Last Wednesday’s Writing Prompt (April 19,2017): “We’ve probably all been there and/or known someone who’s been there, thinking if they change where they live, who their married to, where they go to school, things will be better. Maybe they will, but probably not unless there are some internal changes. What’s your view or experience? Tell us in poem or prose.”
I think each of these poets did a fine job in responding. I enjoyed their work and know you will too. Read on …
Parable of the Red Birds
The cardinals outside my window
Have two babies cuddled in the nest-
I peered in to see gray downy bundles
Rather ugly little fellows, mouths all agape.
Today, the fledglings are out of the nest.
The male cardinal has been vigilant,
Constantly flying to the little dears,
Dropping food in their open mouths.
While they flap clumsy tiny wings
The father flits about, devout in his care
Leaving me to wonder, where is Momma?
What is that Momma Cardinal up to?
After a little reading, I have discovered
No—she didn’t fly the coop with a lover-
She’s off to make her second nest of eggs.
The father is feeding her and the babies!
So what does this have to do with the grass
Looking greener over the fence? Nothing.
Sometimes everything is as it should be-
Your home is where your family assembles-
Either the family you’re been born with
Or the cackle of friends you’ve chosen
And gathered, dear one by dear one,
And it’s the place you build your wings.
© 2017, Sharon Frye (The Poetry of Sharon Frye)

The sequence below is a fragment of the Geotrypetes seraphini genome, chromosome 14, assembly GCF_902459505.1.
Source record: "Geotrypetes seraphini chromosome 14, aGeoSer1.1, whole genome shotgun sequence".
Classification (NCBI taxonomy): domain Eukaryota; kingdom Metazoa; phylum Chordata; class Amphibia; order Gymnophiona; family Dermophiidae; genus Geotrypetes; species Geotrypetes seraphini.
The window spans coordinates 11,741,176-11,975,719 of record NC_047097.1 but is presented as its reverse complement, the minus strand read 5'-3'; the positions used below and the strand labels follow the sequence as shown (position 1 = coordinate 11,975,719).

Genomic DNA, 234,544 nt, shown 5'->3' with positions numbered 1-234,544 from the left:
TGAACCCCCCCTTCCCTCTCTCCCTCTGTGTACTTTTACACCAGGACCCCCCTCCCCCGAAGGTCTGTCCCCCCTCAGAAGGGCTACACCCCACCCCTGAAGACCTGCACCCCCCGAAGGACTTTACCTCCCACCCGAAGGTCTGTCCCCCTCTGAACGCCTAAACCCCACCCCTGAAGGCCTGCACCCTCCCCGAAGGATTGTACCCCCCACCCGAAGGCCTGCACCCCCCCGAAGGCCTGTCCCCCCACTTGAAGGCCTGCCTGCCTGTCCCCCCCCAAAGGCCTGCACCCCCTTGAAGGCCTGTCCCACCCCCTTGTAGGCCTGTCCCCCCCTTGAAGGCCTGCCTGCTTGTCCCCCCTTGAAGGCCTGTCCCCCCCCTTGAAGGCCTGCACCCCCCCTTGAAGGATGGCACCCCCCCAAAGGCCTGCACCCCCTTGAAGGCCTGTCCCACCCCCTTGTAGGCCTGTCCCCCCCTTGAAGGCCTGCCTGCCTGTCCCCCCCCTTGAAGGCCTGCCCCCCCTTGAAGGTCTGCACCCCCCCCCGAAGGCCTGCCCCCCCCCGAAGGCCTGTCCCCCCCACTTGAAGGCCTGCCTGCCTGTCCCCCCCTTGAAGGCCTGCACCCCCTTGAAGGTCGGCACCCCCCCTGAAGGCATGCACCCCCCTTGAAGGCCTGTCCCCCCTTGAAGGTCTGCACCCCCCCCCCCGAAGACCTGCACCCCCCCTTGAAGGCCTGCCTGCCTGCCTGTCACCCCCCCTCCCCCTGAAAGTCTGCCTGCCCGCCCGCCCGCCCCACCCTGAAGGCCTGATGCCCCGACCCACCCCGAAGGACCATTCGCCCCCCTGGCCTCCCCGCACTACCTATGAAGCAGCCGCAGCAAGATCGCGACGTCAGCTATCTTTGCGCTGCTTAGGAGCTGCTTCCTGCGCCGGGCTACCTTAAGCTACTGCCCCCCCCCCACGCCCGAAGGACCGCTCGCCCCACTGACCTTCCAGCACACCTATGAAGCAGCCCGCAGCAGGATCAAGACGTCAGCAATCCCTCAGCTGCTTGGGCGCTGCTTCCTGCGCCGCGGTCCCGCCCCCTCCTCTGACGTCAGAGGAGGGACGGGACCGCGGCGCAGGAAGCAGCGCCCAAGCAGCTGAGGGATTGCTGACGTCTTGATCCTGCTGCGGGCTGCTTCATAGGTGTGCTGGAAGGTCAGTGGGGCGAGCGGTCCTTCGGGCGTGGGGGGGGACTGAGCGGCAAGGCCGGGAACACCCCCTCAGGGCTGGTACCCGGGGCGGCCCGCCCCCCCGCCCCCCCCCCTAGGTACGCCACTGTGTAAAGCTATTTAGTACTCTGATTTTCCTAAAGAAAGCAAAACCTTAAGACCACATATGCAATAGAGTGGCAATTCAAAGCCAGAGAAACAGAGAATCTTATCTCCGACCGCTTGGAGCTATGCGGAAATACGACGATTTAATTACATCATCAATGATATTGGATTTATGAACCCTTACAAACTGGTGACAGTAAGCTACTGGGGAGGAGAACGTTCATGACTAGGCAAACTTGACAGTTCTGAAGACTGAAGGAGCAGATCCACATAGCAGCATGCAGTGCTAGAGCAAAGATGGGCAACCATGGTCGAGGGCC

Sharon is new to this exercise but not new to this site. She was featured here as American She-Poet (12). Her new collection, Blue Lamentations (Cold River Press, 2017), is now available.
quite often these days
I focus on a moment from the past
identify strongly with it
and very soon find myself back there
pursuing a path that leads
from that moment into other moments
that just might have been
so that I am lost in passageways
I never took—corridors of time
I maybe only half-explored; it’s an effort
to wrench myself away back here
where all’s strange and unaccountable
& forlorn with a sense of great loss
so it was when I discovered (used as
a bookmark) a letter I never answered
asking me if I was happy now
I had left her and gone my own way—
if I could let her know (she said) she’d
rest content so I disappear into her
missing me and start wondering how
to reply—the letter is fifty-five years old
for god’s sake but as I said I’m prone
to follow up these distant naked leads
fully expecting the characters I bring to life
to make a response to me as I do to them
©Colin Blundell (colinbludell.com), From The Recovery of Wonder published in 2013 under Colin’s Hub Editions imprint)
:: when ::
when small boys wake early,
when the journey is long,
the other disturbing the night
until all around is tired,
no real work done.
have you really lost your arm,
have you really changed your life,
have you lost your sun glasses
do you know the people here,
who think i have sold my house,
who look after the dead,
© Sonja Benskin Mesher (Sonja Benskin Mesher, RCA)
FLIGHT OF A FASHION
She traveled north
with her husband she chose
based on society’s mores
his decision accepted based
on her need to fly
trading asphalt and concrete
for a similar landscape
peppered with evergreens
leaving behind her self
melting in the heat of day
preparing for a rain cleansing